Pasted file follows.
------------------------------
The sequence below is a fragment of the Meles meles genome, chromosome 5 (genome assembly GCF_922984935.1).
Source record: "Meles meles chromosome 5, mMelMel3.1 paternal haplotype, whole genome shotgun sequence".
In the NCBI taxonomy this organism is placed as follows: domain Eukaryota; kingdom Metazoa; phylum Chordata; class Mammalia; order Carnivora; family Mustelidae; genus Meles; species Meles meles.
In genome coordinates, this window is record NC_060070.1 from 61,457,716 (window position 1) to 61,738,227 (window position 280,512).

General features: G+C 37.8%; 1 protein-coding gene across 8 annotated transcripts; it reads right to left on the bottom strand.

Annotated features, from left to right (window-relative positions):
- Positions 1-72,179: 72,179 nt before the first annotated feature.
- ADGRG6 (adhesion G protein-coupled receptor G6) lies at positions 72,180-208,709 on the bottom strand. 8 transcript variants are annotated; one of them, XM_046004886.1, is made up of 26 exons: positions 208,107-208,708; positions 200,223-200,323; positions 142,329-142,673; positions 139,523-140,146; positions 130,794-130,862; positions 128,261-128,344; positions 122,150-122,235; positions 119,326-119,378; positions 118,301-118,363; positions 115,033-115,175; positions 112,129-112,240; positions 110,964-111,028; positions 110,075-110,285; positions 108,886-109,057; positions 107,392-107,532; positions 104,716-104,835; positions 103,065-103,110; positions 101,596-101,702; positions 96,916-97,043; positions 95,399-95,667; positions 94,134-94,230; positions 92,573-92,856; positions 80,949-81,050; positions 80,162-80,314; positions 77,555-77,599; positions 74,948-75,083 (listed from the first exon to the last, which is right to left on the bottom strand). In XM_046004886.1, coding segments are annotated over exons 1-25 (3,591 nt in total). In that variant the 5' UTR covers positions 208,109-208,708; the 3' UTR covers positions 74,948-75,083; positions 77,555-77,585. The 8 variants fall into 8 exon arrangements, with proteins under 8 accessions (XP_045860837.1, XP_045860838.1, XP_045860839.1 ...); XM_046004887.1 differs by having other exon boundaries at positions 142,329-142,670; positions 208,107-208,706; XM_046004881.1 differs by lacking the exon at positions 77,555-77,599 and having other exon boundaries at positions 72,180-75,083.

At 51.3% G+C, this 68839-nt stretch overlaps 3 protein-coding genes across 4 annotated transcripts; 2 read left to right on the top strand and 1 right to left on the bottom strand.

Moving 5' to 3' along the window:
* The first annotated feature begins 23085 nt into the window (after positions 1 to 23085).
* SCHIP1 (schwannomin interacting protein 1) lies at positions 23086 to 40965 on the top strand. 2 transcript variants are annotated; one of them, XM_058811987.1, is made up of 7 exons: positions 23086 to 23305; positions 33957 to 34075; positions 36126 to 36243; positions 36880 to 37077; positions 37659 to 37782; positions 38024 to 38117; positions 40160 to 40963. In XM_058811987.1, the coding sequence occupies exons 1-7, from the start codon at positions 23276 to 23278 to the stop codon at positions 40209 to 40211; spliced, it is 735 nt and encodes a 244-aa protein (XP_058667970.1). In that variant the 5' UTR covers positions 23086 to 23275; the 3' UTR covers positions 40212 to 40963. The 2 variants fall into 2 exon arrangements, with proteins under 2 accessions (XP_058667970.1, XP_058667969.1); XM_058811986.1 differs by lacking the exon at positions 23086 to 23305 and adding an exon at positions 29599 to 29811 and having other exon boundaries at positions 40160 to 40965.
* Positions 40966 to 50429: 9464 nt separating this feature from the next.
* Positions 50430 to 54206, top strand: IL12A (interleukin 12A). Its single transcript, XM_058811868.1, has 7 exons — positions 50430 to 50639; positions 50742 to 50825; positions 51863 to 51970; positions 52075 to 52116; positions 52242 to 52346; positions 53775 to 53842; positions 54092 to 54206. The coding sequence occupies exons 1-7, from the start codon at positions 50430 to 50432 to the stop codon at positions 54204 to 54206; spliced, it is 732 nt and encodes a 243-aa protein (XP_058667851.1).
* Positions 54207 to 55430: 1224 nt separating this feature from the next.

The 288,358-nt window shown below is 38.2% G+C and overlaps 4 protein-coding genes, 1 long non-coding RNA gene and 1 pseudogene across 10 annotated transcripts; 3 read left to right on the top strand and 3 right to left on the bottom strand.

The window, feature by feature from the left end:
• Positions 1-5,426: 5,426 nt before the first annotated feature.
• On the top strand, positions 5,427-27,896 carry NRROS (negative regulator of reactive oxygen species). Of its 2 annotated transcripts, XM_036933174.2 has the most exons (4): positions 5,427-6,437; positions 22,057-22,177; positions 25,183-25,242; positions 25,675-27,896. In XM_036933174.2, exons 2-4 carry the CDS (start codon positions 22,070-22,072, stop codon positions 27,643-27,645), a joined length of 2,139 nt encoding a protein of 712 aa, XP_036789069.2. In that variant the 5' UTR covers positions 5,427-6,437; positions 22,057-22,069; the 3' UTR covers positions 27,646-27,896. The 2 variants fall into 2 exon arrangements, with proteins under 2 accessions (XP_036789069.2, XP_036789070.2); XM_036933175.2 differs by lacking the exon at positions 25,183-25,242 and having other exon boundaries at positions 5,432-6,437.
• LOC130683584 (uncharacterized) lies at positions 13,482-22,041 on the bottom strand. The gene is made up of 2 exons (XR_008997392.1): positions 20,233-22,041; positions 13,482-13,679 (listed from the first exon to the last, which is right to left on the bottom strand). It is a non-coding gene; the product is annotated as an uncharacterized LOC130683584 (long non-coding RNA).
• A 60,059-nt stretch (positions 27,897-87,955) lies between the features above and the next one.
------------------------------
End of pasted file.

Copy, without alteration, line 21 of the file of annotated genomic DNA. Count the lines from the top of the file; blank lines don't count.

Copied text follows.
• A 60,059-nt stretch (positions 27,897-87,955) lies between the features above and the next one.